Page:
The Foot Book: Dr. Seuss's Wacky Book of Opposites.pdf
The Foot Book is a delightful tribute to the diverse and multifaceted world of feet. Not merely a realm of ankles, arches, and toes--as this self-proclaimed "Wacky Book of Opposites" attests--the podiatry province welcomes all kinds: "Slow feet/Quick feet/Well feet/Sick feet." Dr. Seuss has put his best foot forward here, in a whimsical approach to showcasing opposites. Wet feet contrast dry feet, and low feet contrast high feet. Though hot feet and cold feet aren't specifically referenced, we get the sense that those are okay too. As usual, the rhymes are quick and quirky, and Seuss's illustrations will knock kids' socks off. (Baby to preschool)
Dr. Seuss was born Theodor Geisel in Springfield, Massachusetts on March 2, 1904. After attending Dartmouth College and Oxford University, he began a career in advertising. His advertising cartoons, featuring Quick, Henry, the Flit!, appeared in several leading American magazines. Dr. Seuss's first children's book, And To Think That I Saw It On Mulberry Street, hit the market in 1937, and the world of children's literature was changed forever! In 1957, Seuss's The Cat in the Hat became the prototype for one of Random House's best- selling series, Beginner Books. This popular series combined engaging stories with outrageous illustrations and playful sounds to teach basic reading skills. Brilliant, playful, and always respectful of children, Dr. Seuss charmed his way into the consciousness of four generations of youngsters and parents. In the process, he helped kids learn to read.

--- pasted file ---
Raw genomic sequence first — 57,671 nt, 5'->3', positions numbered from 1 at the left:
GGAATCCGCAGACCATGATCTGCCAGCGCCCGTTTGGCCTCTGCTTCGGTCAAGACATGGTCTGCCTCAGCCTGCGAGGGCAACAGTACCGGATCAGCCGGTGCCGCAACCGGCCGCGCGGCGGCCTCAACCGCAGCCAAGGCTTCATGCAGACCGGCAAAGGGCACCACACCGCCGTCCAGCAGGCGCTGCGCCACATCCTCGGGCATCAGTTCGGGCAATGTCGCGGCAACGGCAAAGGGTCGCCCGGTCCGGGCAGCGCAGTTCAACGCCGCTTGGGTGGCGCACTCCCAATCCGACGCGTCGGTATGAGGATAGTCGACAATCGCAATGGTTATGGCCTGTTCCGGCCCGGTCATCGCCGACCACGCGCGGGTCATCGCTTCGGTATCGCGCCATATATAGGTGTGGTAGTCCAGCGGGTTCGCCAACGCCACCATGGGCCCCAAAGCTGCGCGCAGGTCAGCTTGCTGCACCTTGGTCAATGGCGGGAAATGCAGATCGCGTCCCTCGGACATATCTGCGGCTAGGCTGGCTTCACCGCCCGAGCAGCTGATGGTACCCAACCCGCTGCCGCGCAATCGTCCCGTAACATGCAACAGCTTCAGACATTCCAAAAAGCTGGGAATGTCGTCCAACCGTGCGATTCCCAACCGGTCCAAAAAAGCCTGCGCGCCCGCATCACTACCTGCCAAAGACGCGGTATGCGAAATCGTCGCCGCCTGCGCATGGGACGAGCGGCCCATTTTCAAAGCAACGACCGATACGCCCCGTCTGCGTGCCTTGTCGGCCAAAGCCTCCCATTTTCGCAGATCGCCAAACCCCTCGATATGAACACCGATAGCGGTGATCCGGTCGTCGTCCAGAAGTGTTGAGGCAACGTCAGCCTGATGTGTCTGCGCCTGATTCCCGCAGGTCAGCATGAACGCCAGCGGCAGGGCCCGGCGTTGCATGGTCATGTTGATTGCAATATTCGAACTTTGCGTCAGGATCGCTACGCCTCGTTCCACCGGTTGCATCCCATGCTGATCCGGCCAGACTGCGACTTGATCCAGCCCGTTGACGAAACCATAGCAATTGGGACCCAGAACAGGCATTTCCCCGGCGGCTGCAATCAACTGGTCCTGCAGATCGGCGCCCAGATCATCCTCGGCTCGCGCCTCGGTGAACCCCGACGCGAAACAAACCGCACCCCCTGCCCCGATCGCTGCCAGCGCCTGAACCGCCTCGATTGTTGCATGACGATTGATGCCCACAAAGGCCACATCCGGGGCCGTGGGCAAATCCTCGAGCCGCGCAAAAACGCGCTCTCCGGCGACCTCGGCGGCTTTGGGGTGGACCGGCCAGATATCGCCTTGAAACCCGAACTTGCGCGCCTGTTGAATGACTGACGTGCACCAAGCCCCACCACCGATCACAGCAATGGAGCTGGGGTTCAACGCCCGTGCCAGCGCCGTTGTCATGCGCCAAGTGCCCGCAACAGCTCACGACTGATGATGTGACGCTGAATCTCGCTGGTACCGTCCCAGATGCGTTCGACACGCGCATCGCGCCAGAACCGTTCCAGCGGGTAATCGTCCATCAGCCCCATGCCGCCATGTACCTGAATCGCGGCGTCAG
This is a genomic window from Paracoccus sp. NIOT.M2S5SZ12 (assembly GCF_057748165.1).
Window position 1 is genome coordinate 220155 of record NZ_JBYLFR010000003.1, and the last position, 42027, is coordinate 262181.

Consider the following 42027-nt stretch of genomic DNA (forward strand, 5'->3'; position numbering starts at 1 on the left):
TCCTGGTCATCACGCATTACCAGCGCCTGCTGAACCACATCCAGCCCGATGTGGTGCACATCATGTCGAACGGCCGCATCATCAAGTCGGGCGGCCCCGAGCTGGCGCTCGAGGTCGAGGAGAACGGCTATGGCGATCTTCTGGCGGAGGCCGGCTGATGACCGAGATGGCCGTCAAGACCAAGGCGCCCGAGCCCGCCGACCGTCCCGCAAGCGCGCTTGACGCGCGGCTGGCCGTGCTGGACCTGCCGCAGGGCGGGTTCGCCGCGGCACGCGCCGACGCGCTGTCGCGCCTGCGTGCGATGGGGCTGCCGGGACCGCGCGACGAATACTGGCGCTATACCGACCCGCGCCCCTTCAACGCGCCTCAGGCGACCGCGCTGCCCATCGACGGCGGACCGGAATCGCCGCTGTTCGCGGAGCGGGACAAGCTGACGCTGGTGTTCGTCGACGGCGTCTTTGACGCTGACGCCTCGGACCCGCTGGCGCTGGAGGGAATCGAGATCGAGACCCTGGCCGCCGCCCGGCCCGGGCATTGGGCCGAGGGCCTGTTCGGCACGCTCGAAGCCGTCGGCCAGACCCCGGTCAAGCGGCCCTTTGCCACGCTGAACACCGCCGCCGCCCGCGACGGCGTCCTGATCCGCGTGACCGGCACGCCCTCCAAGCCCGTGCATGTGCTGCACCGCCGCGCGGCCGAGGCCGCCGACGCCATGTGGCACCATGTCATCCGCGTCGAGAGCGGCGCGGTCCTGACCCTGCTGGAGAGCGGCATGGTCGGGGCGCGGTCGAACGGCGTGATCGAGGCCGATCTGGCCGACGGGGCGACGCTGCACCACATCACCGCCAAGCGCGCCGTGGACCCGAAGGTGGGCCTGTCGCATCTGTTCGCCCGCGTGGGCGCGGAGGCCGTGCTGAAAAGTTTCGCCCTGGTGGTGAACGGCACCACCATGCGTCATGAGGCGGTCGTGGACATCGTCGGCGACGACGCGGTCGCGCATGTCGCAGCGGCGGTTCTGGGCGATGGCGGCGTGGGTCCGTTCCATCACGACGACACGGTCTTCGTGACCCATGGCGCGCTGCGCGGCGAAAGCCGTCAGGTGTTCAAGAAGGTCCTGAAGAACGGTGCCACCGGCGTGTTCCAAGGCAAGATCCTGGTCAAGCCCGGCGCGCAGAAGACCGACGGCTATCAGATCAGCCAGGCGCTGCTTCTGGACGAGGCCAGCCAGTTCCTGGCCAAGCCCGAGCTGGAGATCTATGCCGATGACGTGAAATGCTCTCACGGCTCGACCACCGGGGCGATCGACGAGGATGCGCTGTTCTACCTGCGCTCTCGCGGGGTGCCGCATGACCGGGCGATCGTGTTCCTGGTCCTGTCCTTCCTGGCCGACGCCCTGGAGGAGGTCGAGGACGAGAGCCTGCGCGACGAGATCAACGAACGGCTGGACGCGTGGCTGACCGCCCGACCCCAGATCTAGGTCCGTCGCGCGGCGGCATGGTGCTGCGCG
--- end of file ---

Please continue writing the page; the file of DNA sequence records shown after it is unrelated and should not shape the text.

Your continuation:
Winner of the Pulitzer Prize in 1984 and three Academy Awards, Seuss was the author and illustrator of 44 children's books, some of which have been made into audiocassettes, animated television specials, and videos for children of all ages. Even after his death in 1991, Dr. Seuss continues to be the best-selling author of children's books in the world.
A toe-tapper babies will love--the classic Seussian book about opposites:
"Wet foot, dry foot. Low foot, high foot..."